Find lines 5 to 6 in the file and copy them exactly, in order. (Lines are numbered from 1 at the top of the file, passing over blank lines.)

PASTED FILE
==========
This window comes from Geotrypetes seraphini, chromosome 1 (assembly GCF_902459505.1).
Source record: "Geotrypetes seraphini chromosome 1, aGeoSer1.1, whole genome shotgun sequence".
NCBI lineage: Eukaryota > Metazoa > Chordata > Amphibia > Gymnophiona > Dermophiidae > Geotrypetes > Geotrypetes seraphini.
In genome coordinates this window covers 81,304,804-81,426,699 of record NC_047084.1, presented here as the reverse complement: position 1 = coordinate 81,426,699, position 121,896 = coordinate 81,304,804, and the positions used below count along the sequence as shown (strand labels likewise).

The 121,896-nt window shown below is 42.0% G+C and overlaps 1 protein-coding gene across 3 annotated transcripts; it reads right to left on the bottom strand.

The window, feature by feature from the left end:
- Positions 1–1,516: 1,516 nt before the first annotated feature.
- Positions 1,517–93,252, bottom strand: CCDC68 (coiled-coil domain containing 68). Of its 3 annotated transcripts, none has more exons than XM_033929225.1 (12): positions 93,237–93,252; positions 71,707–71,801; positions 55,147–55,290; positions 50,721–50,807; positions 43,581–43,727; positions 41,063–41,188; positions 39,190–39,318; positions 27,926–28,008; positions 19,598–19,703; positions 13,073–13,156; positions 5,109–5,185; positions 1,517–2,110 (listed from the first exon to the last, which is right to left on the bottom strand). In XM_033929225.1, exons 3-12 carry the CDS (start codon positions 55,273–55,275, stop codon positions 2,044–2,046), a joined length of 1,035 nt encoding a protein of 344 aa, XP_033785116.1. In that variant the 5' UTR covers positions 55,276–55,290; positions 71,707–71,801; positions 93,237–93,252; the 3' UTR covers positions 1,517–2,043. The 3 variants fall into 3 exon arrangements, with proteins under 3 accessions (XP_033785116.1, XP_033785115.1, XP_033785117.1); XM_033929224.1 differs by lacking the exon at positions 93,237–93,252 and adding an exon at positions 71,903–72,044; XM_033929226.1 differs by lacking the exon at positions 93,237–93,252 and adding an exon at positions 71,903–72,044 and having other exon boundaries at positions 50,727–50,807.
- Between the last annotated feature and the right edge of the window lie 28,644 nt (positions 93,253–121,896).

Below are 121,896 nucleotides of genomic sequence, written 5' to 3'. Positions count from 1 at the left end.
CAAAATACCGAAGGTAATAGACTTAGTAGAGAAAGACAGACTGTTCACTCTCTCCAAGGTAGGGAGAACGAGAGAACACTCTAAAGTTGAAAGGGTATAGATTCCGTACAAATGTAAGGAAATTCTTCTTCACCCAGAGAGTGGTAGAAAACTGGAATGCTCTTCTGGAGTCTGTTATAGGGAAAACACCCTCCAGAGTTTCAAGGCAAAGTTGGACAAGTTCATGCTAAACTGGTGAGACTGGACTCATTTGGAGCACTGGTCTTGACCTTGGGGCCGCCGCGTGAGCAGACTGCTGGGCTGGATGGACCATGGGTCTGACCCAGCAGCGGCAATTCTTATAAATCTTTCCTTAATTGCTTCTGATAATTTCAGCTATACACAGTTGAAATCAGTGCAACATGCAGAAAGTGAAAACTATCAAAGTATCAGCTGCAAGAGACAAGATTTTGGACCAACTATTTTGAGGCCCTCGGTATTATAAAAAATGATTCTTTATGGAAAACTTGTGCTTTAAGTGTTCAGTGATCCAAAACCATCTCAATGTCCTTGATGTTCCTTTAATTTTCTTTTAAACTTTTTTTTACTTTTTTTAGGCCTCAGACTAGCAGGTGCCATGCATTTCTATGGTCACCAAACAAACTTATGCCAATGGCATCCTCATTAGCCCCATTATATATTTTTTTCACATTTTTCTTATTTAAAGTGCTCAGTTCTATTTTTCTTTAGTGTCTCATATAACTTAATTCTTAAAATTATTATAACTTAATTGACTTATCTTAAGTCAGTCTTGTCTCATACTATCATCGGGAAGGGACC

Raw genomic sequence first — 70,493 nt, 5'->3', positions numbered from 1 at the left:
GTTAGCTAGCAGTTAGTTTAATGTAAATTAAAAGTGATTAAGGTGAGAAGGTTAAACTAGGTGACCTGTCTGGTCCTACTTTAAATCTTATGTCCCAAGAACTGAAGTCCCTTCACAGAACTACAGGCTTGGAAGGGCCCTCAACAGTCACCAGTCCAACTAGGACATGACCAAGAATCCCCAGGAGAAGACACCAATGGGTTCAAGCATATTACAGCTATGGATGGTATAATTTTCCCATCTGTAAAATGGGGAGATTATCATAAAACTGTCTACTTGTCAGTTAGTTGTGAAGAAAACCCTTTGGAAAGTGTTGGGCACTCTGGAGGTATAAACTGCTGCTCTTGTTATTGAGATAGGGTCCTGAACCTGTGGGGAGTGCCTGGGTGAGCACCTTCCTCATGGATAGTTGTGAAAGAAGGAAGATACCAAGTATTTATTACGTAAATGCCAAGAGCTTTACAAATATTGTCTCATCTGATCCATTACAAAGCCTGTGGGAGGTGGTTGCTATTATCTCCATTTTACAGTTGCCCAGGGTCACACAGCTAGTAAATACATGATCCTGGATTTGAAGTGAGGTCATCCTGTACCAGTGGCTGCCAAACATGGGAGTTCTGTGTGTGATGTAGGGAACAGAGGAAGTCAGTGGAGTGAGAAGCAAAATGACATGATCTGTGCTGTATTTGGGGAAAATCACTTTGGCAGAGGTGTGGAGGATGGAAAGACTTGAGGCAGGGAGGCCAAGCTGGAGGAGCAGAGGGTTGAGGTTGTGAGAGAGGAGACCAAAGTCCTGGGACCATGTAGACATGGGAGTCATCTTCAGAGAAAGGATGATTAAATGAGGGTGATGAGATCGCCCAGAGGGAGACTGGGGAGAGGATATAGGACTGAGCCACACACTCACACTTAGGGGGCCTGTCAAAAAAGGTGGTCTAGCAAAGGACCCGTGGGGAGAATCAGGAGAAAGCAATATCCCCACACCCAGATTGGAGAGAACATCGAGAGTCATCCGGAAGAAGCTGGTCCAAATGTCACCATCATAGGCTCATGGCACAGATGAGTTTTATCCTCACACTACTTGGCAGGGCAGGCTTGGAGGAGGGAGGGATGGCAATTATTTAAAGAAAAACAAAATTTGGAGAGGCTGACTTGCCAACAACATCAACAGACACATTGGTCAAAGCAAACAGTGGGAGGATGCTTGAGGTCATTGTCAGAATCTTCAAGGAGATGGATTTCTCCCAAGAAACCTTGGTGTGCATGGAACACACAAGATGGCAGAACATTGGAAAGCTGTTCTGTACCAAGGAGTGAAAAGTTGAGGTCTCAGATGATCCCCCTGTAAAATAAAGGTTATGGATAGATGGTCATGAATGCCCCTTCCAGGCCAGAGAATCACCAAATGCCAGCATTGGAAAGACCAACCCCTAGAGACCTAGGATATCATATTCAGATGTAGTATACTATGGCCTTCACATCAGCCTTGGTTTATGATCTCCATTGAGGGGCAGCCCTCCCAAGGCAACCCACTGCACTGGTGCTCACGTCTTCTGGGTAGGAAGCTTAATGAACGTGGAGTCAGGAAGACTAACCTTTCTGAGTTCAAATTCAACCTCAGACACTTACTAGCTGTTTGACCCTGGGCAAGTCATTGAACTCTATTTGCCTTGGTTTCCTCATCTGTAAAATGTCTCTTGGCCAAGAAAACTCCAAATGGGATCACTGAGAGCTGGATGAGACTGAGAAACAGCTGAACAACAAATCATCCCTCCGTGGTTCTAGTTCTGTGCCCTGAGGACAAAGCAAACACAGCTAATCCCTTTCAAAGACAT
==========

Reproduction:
The 121,896-nt window shown below is 42.0% G+C and overlaps 1 protein-coding gene across 3 annotated transcripts; it reads right to left on the bottom strand.

The window, feature by feature from the left end: